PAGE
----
Firewalls are usually seen as a requirement if you are going to attach your network to other networks, especially the Internet. Unfortunately, some network administrators and managers do not understand the strengths a firewall can offer, resulting in poor product choice, deployment, configuration and management. Like any security technology, firewalls are only effective if the implementation is done properly and there is proper maintenance and response to security events.
Additionally, with the proper deployment of firewalls other security strategies are often much easier to integrate, such as VPNs and IDS systems. So what makes firewalls good, and what can you do to ensure they are used properly?
One of firewalls' weaknesses is also one of their strengths. Firewalls are typically deployed as a perimeter defense, usually intersecting network links that connect your network to others. If the firewall is properly deployed on all paths into your network, you can control what enters and leaves your network.
Of course, as with any form of perimeter defense, if an attack is launched from inside, firewalls are not too effective. However, this deployment on your network perimeter allows you to prevent certain kinds of data from entering your network, such as scans and probes, or even malicious attacks against services you run.
Conversely, it allows you to restrict outbound information. It would be nearly impossible to configure every workstation to disallow IRC, but blocking ports 6667-7000 (the most common IRC ports) is relatively easy on your perimeter firewalls.
While you can employ access control lists on servers internally, this still allows attackers to scan them, and possibly talk to the network portion of the OS on the server making a number of attacks possible. This perimeter also allows you to deploy IDS systems much more easily, since "chokepoints" will have already been created, and you can monitor all data coming in or leaving.
VPN deployment also becomes easy. Instead of loading up VPN software on every desktop that might need it, you can simply employ VPN servers at those network access points, either as separate servers or directly on your firewall, which is becoming increasingly popular (more on this later).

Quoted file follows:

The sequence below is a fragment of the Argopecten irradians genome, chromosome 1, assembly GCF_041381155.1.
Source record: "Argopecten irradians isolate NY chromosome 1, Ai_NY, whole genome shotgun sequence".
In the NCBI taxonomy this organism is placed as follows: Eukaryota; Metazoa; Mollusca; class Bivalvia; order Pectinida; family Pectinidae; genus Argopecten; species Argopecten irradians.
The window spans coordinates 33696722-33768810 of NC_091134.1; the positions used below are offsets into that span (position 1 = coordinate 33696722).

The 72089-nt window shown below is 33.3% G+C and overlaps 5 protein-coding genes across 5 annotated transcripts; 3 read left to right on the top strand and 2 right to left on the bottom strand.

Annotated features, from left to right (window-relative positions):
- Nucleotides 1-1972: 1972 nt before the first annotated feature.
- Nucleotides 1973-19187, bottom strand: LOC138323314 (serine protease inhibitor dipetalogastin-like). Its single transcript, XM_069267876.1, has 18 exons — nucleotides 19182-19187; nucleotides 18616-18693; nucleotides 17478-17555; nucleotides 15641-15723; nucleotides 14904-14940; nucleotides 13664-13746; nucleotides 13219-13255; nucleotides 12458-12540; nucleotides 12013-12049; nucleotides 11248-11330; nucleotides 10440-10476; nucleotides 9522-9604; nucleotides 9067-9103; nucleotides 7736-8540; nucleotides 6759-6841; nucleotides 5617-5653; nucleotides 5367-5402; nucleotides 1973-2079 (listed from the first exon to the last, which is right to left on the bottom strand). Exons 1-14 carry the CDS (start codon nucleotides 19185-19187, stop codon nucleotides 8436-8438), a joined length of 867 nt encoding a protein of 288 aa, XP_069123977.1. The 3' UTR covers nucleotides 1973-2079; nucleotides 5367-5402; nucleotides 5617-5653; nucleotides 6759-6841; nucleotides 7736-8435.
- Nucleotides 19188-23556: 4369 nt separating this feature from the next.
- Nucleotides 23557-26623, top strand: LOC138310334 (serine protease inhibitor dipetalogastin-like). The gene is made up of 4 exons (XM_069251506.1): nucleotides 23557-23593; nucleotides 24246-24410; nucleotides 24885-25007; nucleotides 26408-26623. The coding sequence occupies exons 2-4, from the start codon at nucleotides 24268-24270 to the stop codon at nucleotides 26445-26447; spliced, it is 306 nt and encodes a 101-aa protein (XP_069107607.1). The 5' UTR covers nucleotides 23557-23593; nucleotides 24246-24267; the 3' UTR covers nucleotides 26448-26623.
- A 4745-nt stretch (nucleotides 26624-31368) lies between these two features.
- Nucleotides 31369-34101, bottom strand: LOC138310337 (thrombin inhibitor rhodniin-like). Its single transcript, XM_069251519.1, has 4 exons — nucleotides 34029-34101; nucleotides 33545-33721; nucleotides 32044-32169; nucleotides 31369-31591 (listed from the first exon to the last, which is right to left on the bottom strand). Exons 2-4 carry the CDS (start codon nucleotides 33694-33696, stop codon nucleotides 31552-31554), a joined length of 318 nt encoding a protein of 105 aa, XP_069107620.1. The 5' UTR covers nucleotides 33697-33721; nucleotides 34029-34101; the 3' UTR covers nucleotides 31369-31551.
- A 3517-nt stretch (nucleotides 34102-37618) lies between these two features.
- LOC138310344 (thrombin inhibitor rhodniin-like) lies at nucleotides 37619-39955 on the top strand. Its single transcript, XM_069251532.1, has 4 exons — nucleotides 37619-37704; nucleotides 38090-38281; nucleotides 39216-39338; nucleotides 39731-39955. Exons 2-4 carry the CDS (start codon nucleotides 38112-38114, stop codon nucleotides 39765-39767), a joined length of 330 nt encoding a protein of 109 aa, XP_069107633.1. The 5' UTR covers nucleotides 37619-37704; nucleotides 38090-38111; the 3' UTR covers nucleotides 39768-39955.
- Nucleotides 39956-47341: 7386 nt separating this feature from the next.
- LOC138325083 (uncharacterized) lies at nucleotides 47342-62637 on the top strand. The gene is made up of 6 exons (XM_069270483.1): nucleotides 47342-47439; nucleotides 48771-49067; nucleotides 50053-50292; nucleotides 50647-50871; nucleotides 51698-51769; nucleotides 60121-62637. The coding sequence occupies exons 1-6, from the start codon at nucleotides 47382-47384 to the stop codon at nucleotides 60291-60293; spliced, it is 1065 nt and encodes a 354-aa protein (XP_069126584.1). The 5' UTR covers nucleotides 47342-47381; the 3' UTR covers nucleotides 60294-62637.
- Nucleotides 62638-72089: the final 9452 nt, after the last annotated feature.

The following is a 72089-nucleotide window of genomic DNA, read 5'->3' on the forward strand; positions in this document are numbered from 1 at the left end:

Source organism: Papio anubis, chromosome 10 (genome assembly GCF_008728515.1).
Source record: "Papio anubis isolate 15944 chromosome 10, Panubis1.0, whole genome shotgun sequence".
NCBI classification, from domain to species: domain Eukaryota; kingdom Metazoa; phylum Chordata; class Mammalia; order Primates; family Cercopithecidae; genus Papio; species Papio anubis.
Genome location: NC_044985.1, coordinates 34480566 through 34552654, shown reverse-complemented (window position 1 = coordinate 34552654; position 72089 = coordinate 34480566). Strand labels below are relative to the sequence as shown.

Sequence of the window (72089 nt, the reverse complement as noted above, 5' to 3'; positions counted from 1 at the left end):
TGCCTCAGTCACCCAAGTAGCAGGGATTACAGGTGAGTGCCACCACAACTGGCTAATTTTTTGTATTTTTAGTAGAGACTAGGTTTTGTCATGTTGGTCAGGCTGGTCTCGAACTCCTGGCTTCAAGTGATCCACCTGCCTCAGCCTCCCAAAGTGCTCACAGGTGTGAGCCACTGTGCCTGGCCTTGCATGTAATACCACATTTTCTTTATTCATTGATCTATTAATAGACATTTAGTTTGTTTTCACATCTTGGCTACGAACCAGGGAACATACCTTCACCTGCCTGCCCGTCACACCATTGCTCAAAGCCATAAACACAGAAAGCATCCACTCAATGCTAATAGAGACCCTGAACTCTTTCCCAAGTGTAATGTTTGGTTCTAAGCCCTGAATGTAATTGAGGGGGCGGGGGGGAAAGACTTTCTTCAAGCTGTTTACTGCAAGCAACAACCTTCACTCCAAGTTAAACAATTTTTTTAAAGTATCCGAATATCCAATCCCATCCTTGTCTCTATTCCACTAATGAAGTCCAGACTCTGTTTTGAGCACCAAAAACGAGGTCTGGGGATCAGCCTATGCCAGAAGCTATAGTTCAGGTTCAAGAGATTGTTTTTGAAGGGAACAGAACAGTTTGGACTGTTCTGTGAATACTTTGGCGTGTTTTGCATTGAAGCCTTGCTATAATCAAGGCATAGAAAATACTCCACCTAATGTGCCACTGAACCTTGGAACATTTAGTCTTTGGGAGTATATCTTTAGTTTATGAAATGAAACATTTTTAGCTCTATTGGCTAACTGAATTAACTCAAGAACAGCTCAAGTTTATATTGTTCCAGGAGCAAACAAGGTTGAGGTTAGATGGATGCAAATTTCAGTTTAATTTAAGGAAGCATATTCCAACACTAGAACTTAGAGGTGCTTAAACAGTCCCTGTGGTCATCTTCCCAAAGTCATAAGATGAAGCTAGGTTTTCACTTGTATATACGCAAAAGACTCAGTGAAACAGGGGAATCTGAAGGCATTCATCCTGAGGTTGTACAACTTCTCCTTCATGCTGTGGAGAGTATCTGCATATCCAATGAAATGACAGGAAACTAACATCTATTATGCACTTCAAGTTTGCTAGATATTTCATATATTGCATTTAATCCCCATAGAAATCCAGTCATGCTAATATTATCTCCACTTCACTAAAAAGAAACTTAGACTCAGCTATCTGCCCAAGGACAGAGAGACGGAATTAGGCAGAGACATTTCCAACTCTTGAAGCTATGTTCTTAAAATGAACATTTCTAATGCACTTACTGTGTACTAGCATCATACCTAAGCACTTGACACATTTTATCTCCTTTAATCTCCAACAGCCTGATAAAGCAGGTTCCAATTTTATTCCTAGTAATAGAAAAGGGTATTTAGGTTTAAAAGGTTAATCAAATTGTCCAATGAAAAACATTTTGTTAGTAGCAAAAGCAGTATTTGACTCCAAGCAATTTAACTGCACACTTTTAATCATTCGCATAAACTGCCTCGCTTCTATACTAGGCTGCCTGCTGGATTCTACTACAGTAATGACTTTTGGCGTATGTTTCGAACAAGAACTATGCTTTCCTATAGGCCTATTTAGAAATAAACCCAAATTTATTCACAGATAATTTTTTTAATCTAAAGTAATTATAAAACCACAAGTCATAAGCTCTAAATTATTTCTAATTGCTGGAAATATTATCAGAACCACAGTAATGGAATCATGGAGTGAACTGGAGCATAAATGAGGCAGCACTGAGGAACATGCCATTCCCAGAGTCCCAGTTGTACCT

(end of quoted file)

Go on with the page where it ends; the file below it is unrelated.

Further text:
Controlling one, or even multiple firewalls is a much easier job than maintaining access control lists on numerous separate internal servers that are probably not all running the same operating system or services. With firewalls you can simply block all inbound mail access except for the official mail server. If someone forgets to disable email server software on a newly installed server, you do not need to worry about an external attacker connecting to it and exploiting any flaws.
Most modern firewall products are administered from a central console. You get an overall view of your network and can block or allow services as needed very quickly and efficiently.
With VPN-capable firewalls you can easily specify that access to certain networks must be done via encrypted tunnels, or otherwise blocked. With VPN software on each client, you would have more to worry about with misconfiguration or user interference. This results in sensitive data being accidentally sent out unencrypted. If your firewall is set up to block all but a few specific outbound services, then no matter what a user does even to bring in their own laptop they will probably not be able to access the blocked services. Enforcing this without firewalls and instead on each client machine is nearly impossible.
You may have a set of corporate guidelines for network usage that include such items as:
Chat clients such as IRC, AIM, and Yahoo IM are strictly forbidd